Stock recommendations from students in the portfolio management course at the University of Louisiana at Lafayette has led to more than $100,000 in investment returns.

Fifteen students presented their findings after months of research of S&P 500 stocks in the Maraist Financial Services Lab and whether the foundation's stock portfolio should buy, sell or hold at the current rate of investment. According to UL Foundation board vice chairman Tommy Kreamer, the students who have gone through the course over the past four years have done well in their recommendations.

"To date, every stock that has been recommended by these students has been put into place in the portfolio," he said. "Since the class' inception, they've returned a total of 53% compared to the S&P 500 returning 57%... So what you might say is not too bad of a performance for people analyzing stocks for the first time and we're all very proud of them."

According to Geralyn Franklin, interim dean of the B.I. Moody III College of Business Administration, the UL Foundation initially invested $202,000 of its stock portfolio to be used by the students in the portfolio management course that began four years ago. It is now worth more than $300,000 and is authorized to go up to $1 million.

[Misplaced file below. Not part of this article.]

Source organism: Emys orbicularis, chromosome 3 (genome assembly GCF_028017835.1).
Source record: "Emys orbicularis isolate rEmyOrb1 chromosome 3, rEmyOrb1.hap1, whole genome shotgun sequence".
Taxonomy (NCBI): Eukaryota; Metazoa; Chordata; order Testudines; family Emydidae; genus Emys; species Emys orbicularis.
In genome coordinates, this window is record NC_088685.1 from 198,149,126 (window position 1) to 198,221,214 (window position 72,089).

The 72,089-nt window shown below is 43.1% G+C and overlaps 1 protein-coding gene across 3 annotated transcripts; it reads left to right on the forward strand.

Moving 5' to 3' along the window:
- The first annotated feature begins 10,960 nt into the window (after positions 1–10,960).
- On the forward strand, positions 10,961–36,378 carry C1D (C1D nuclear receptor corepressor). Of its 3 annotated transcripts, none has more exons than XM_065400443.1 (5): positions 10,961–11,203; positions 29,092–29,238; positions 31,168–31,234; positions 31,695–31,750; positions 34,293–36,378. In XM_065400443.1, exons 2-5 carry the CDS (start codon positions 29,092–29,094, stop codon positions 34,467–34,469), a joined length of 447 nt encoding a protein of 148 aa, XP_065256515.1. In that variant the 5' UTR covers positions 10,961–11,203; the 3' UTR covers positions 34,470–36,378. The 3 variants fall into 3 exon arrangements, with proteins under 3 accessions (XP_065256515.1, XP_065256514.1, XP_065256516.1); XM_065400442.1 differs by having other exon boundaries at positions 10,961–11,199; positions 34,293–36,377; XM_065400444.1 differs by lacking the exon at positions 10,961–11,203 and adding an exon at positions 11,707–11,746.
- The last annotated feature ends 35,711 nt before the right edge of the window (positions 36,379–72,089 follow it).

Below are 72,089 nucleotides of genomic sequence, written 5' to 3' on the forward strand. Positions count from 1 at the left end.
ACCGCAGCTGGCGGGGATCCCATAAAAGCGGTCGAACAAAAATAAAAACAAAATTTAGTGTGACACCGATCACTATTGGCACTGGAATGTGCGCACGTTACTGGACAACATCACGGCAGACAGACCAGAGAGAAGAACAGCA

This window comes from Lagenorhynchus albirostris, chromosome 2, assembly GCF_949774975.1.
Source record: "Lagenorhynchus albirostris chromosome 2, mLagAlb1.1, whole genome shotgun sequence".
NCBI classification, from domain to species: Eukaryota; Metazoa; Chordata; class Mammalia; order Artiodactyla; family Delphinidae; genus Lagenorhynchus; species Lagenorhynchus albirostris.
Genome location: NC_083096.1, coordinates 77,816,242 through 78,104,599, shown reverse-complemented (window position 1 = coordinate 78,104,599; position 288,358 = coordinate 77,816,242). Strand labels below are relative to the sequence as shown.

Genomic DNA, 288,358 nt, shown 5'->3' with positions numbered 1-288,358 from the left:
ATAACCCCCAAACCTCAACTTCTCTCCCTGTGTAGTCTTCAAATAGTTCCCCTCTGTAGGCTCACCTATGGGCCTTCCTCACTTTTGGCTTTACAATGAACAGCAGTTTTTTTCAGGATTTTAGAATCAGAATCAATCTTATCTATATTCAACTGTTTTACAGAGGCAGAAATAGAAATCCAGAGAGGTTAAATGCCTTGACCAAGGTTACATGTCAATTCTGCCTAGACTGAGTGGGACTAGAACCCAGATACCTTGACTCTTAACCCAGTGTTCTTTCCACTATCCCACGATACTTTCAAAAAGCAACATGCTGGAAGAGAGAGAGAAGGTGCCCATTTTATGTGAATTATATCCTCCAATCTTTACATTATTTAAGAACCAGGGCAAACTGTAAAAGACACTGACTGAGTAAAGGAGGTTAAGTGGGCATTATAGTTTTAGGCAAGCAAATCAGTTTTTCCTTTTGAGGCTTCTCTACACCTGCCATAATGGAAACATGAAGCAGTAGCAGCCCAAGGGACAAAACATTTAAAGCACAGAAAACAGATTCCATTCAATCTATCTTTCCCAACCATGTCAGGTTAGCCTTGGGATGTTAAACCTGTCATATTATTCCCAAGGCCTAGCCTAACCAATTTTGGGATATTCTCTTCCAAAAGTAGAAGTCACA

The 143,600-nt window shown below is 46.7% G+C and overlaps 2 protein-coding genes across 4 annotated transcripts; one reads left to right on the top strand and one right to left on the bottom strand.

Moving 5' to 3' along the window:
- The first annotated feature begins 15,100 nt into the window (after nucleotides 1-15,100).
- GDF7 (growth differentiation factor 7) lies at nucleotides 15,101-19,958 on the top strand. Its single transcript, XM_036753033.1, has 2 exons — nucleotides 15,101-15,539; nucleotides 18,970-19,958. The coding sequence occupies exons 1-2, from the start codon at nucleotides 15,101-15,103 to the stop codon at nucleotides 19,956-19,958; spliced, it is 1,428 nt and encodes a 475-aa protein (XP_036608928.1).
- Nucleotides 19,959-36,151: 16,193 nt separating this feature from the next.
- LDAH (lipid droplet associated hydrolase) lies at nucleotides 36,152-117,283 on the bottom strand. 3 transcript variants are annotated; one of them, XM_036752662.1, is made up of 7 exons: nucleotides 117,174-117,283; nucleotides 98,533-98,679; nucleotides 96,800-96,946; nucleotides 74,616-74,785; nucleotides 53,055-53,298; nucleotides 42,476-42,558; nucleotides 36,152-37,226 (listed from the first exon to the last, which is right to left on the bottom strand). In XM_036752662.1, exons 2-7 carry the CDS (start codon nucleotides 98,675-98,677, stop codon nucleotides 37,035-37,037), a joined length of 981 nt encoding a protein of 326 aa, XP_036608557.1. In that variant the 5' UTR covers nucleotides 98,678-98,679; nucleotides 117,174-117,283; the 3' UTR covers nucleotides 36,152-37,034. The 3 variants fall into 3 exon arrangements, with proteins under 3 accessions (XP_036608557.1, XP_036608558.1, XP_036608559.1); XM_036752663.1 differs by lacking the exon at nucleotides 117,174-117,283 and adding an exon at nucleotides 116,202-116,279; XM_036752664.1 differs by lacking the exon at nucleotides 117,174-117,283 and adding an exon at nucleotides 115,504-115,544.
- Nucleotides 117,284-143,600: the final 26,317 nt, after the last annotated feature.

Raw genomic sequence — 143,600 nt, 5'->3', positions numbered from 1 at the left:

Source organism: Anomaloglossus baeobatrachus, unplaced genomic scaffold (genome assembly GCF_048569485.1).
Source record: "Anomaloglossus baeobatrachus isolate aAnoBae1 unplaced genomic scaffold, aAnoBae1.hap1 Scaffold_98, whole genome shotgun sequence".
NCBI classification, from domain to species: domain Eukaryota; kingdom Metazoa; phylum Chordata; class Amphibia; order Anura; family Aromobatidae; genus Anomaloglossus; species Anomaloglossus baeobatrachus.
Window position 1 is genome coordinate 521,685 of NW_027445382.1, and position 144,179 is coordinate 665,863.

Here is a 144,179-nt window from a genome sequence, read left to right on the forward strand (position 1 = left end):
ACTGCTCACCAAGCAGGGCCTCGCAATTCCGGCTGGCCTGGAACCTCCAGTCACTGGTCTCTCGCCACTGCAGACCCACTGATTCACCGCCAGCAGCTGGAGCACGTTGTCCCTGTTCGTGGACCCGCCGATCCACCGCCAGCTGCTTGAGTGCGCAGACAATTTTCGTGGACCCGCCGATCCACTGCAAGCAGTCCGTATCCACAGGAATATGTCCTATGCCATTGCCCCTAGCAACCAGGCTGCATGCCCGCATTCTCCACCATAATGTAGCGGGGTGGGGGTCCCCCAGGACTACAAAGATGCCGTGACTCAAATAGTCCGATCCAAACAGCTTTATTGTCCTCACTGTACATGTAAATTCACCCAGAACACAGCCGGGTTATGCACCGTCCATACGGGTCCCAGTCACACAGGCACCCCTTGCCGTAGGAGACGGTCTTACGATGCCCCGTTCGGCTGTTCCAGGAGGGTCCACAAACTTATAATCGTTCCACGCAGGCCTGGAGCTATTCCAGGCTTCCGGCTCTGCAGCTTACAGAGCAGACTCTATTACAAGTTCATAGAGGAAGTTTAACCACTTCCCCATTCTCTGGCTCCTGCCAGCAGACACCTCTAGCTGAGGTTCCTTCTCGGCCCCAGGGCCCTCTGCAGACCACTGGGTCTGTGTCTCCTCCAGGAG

"The student-managed portfolio class is a signature program for us, particularly with the new Maraist Financial Services Lab and the access the students have to Bloomberg terminals and other resources," she said. "They've really upped their game since 2015 when we started this class."

Students evaluated, watched trends and compiled historical data to make forecasts and recommendations of the strength of stocks ranging from industry giants like Alphabet, the parent company of Google, and Citigroup to lesser known companies like Thermo Fisher Scientific and Vulcan Materials.

Grace Fornea was partnered with Blake Broussard to review two stocks, investment bank Goldman Sachs and game and toy company Hasbro. They recommended holding the current stocks in Goldman Sachs and buying Hasbro stock, which they projected will be growing as the company shifts into more digital and e-commerce sales.

"Being able how to do independent research and gather information from various sources and cultivating my own opinion on these stocks has been invaluable," Fornea said.

Rajan Dhanani and Alexander Van Eaton evaluated Detroit-based DTE Energy, which Van Eaton recommended holding, and Alphabet, which Dhanani recommended buying. Dhanani said the experience they received using the Maraist Lab and its Bloomberg terminals was invaluable and a privilege.  

"This has been one of the best experiences I've ever had in my college career," Dhanani said. "It's actually hands-on experience in all the theories and the studies that we learned. This was the time to apply everything we have learned."

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